United States District Court, D. Connecticut
RULING AND ORDER
R. Underhill, United States District Judge.
present insurance dispute, Allstate Insurance Co.
(“Allstate”) has moved to dismiss the claims
filed against it by Barry and Robin Agosti. The Agostis'
complaint alleges in Counts Four, Five, and Six that (1)
Allstate breached its contract with the Agostis by denying
coverage under their homeowner's insurance policy (the
“Allstate Policy”) for damage to their basement
walls; (2) Allstate breached the implied covenant of good
faith and fair dealing by baselessly denying coverage; and
(3) Allstate committed unfair and deceptive practices
proscribed by the Connecticut Unfair Insurance Practices Act
(“CUIPA”), as enforced through the Connecticut
Unfair Trade Practices Act (“CUTPA”). Because the
Allstate Policy provides coverage only for an “entire
collapse, ” and the Agostis have alleged no facts to
suggest such a collapse occurred here, I grant the motion and
dismiss the pertinent counts of the complaint.
Standard of Review
motion to dismiss for failure to state a claim is designed
“merely to assess the legal feasibility of a complaint,
not to assay the weight of evidence which might be offered in
support thereof.” Ryder Energy Distribution Corp.
v. Merrill Lynch Commodities, 748 F.2d 774, 779 (2d Cir.
1984) (quoting Geisler v. Petrocelli, 616 F.2d 636,
639 (2d Cir. 1980)). When deciding a motion to dismiss
pursuant to Rule 12(b)(6), the court must accept the material
facts alleged in the complaint as true, draw all reasonable
inferences in favor of the plaintiffs, and decide whether it
is plausible that plaintiffs have a valid claim for relief.
Ashcroft v. Iqbal, 556 U.S. 662, 678-79 (2009);
Bell Atl. Corp. v. Twombly, 550 U.S. 544, 555-56
(2007); Leeds v. Meltz, 85 F.3d 51, 53 (2d Cir.
Twombly, “[f]actual allegations must be enough
to raise a right to relief above the speculative level,
” and assert a cause of action with enough heft to show
entitlement to relief and “enough facts to state a
claim to relief that is plausible on its face.” 550
U.S. at 555, 570; see also Iqbal, 556 U.S. at 679
(“While legal conclusions can provide the framework of
a complaint, they must be supported by factual
allegations.”). The plausibility standard set forth in
Twombly and Iqbal obligates the plaintiff
to “provide the grounds of his entitlement to
relief” through more than “labels and
conclusions, and a formulaic recitation of the elements of a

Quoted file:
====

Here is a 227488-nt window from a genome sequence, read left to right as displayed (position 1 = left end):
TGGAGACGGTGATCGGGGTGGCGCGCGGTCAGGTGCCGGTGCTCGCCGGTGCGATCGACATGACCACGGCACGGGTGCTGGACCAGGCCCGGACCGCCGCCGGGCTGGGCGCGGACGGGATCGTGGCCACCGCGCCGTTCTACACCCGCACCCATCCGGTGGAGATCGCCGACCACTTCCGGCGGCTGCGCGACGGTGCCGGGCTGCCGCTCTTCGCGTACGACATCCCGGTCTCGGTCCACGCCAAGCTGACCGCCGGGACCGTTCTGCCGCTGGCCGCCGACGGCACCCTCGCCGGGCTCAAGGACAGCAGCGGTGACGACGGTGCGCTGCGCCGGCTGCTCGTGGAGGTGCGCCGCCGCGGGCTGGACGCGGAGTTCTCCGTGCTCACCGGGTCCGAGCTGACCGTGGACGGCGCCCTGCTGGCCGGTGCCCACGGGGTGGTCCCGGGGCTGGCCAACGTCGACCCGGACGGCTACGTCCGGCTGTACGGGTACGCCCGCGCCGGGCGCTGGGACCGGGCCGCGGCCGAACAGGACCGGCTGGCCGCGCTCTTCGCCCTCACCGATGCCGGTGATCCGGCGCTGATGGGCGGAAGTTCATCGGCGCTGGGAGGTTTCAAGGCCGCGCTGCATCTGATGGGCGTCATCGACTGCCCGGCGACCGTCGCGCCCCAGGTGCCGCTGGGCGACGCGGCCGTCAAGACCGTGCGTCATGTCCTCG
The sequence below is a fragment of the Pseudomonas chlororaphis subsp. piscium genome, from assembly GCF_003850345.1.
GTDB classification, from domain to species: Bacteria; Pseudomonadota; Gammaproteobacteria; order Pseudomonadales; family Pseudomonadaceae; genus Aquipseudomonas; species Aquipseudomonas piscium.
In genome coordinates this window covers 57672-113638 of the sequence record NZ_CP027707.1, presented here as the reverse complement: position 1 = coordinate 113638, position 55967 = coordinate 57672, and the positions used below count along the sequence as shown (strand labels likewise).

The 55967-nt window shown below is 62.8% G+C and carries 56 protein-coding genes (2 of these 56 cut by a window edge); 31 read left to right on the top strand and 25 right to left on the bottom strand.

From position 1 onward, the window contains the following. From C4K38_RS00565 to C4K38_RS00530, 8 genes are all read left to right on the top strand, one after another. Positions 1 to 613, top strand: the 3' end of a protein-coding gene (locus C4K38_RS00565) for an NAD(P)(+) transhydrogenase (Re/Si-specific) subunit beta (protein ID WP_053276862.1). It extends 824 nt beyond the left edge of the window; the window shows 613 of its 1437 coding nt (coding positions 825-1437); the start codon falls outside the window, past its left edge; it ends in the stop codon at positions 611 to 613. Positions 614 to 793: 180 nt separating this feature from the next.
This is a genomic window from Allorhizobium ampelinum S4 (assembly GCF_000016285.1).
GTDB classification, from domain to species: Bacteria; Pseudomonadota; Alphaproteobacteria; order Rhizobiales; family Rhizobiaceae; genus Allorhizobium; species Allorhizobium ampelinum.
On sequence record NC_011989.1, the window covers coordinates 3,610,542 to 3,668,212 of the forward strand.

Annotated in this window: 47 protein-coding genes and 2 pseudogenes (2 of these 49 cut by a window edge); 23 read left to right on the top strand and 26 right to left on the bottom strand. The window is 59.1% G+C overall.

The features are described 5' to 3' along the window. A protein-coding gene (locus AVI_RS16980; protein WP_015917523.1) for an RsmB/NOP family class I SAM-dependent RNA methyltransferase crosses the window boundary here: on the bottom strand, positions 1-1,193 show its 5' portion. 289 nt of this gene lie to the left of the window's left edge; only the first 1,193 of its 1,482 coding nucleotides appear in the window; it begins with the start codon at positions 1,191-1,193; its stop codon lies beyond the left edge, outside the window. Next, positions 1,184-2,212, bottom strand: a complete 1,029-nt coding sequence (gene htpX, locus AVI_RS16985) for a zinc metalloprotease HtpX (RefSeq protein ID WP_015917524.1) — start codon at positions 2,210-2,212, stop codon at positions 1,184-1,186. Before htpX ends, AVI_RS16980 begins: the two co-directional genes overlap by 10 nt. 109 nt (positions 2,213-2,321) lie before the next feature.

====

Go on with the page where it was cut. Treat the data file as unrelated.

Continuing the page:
cause of action.” Twombly, 550 U.S. at 555
(quotation marks omitted). Plausibility at the pleading stage
is nonetheless distinct from probability, and “a
well-pleaded complaint may proceed even if it strikes a savvy
judge that actual proof of [the claims] is improbable, and .
. . recovery is very remote and unlikely.” Id.
at 556 (quotation marks omitted).
Barry and Robin Agosti own and reside at a house in Tolland,
Connecticut, which is protected by a homeowner's
insurance policy underwritten by defendant Allstate. Compl.,
Doc. No. 1, at Count 1, ¶¶ 1, 3. Prior to September
2015, the Agostis gradually “observed visible cracking
in the concrete of their home.” Id. at ¶
5. On September 15, 2015, the Agostis “had their
basement inspected by a professional structural
engineer” because they were concerned about the
“visible cracking patterns in the basement walls”
and were “aware . . . [of] deteriorating concrete
issues [from] recent media reports.” Id. at
¶ 6. The engineer's inspection “indicated the
concrete deterioration and cracking were caused by a chemical
reaction in the concrete, ” which he concluded
“would continue to progressively deteriorate the
basement walls, rendering the structure unusable.”
Id. at ¶ 7. As a result, the engineer
“recommended replacement of the concrete basement
the inspection, on November 10, 2015, the Agostis “made
a timely formal claim for coverage under [their]
homeowner's insurance policy” with Allstate.
Id. at Count 4, ¶ 8. They asserted that the
loss to their basement walls was covered as a
“collapse” due to “hidden decay and/or
defective materials.” Id. at ¶ 10.
Although the Allstate Policy provides that Allstate generally
“do[es] not cover loss to the property . . . consisting
of or caused by: . . . 12. Collapse . . . [or] 15. . . . (g)
settling, cracking, shrinking, bulging or expansion of . . .
foundations [or] walls, ” Allstate Policy, Ex. C to
Allstate's Mot. Dismiss, Doc. No. 17-4, at 31-33, it does
offer coverage pursuant to an “Additional Protection,
” which reads as follows:
[Allstate] will cover:
a) the entire collapse of a covered building structure;
b) the entire collapse of part of a covered building
c) direct physical loss to covered property caused by (a) or
coverage to apply, the collapse of a building structure
specified in (a) or (b) above must be a sudden and accidental
direct physical loss caused by one or more of the following:
a) a loss we cover under Section I, Coverage C-Personal
b) hidden decay of the building structure;
c) hidden damage to the building structure caused by insects
d) weight of persons, animals, equipment or contents;
e) weight of rain or snow which collects on a roof;
f) defective methods or materials used in construction,